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Asia: Markets cheered by reopening moves, Hong Kong limits losses
[HONG KONG] Optimism over the reopening of major economies across the planet continued to push equities higher Thursday, as investors looked past building China-US tensions for now, though there remain worries about the uncertain global outlook.
Even Hong Kong managed to limit losses despite a US decision to revoke its special status that could see it lose key privileges, bringing into doubt its future as a global financial hub.
The move is the latest volley in an increasingly acrimonious row between the world's two economic superpowers, with Donald Trump's accusations over Beijing's part in the coronavirus outbreak, Huawei and trade also causing friction.
Still, despite the threat of another trade war, investors are focusing on the easing of lockdowns around the world, with people from Asia to Europe to the US slowly coming out of hibernation.
Adding to the upbeat mood was news that Disney plans to reopen its Florida theme parks and a decision by Nevada's governor to agree to let Las Vegas casinos to reopen with restrictions.
Trillions of dollars in stimulus and central bank support has also provided dealers with much-needed confidence, and the European Union on Wednesday became the latest to flag a programme.
Leaders put forward a 750 billion euro (S$1.17 trillion) proposal to the European Parliament and member states, aiming to help the worst-affected countries with a mix of grants and loans. If passed, the deal would be the biggest EU stimulus package in history.
"This is Europe's moment," EU Commission chief Ursula Von der Leyen said, adding: "We either all go it alone, leaving countries, regions and people behind... or we walk that road together."
Tokyo went into the break two per cent higher, Sydney jumped more than two per cent and Seoul rallied 0.8 per cent, while Singapore was up 0.4 per cent.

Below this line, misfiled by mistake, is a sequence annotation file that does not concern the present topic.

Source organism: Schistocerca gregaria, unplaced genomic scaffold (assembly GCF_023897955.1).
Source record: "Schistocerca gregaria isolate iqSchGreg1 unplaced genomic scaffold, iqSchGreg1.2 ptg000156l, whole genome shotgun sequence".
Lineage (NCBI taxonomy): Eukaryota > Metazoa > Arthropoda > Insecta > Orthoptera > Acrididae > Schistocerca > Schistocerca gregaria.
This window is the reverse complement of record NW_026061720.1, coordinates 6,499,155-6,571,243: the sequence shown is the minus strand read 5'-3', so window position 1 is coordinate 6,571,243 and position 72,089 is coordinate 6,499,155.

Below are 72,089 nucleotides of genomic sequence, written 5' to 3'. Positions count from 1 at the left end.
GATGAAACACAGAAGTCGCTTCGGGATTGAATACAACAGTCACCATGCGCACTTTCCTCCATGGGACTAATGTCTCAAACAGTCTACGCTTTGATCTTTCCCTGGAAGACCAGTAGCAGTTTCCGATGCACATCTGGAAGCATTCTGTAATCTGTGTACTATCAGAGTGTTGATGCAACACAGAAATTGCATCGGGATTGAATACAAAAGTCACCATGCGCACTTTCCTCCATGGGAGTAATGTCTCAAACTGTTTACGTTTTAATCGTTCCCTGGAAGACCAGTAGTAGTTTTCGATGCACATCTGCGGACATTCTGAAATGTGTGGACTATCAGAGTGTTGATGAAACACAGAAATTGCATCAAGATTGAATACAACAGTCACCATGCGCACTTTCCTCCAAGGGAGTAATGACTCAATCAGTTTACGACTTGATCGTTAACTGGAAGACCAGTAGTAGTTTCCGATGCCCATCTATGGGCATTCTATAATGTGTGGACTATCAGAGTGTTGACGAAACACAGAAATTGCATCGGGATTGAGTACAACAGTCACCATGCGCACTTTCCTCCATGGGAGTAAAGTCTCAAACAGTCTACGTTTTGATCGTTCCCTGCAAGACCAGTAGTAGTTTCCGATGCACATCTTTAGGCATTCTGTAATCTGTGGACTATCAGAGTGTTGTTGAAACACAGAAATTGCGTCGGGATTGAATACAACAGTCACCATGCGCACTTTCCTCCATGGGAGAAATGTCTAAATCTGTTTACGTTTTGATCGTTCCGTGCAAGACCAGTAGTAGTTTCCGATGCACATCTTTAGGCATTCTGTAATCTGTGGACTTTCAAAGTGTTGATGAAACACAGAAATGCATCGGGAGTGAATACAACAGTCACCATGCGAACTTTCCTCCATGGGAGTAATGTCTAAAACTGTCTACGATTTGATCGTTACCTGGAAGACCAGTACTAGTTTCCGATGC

Taipei, Manila and Jakarta were also higher.
Hong Kong was down 0.1 per cent, though there are concerns about the troubled city's outlook after the US move to strip its special status which means its trading privileges, including lower tariffs than mainland China, could be removed.
The announcement came as China gets set to impose a controversial security law that will give Beijing more control over the city.
"No reasonable person can assert today that Hong Kong maintains a high degree of autonomy from China, given facts on the ground," Secretary of State Pompeo said in a statement.
AxiCorp analyst Stephen Innes said traders remain in the market for riskier assets.
"As the equity market rally continues, the once-extensive laundry list of things investors cared about is dwindling by the hour," he said in a note.
"You can add renewed concerns about US-China relations and unrest in Hong Kong to that list of things the market seems to care little about.
"In the meantime, the incomprehensibly-large global stimulus will continue to bolster risk sentiment as the market attempts to compartmentalise trade war risk from the reopening narrative."
However, David Kelly of JP Morgan Asset Management said many concerns remain.
"Eventually we will see a recovery but to be honest I think analysts are still way too optimistic about corporate profits," he told Bloomberg TV.
"We are in for a much deeper profit slide than investors are expecting and that does make the stock market somewhat vulnerable."
Eyes are on the release later in the day of US jobless claims, with expectations for another jump of almost two million, pushing the total to around 40 million since the pandemic began to spread.
Meanwhile, a Federal Reserve report described the outlook for businesses as "highly uncertain" with many companies "pessimistic about the potential pace of recovery".
After weeks of big gains, oil markets extended losses after being stopped in their tracks Wednesday by data showing a surprising jump in US stockpiles, denting optimism over a pick-up in demand as lockdowns are eased.
The commodity was already under pressure after Russia indicated it could ease back on its output cuts - agreed last month with other major producers - that have helped ease a supply glut crisis.